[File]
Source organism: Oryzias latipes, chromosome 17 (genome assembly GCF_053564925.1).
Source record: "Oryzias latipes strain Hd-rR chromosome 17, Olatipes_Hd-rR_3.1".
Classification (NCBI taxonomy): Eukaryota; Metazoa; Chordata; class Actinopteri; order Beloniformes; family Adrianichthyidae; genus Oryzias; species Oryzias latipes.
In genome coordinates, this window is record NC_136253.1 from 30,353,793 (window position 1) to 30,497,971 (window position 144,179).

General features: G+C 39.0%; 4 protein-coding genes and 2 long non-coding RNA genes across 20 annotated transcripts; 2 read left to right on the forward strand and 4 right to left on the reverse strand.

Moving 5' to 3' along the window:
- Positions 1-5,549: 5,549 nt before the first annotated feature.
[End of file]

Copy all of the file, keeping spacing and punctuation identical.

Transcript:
Source organism: Oryzias latipes, chromosome 17 (genome assembly GCF_053564925.1).
Source record: "Oryzias latipes strain Hd-rR chromosome 17, Olatipes_Hd-rR_3.1".
Classification (NCBI taxonomy): Eukaryota; Metazoa; Chordata; class Actinopteri; order Beloniformes; family Adrianichthyidae; genus Oryzias; species Oryzias latipes.
In genome coordinates, this window is record NC_136253.1 from 30,353,793 (window position 1) to 30,497,971 (window position 144,179).

General features: G+C 39.0%; 4 protein-coding genes and 2 long non-coding RNA genes across 20 annotated transcripts; 2 read left to right on the forward strand and 4 right to left on the reverse strand.

Moving 5' to 3' along the window:
- Positions 1-5,549: 5,549 nt before the first annotated feature.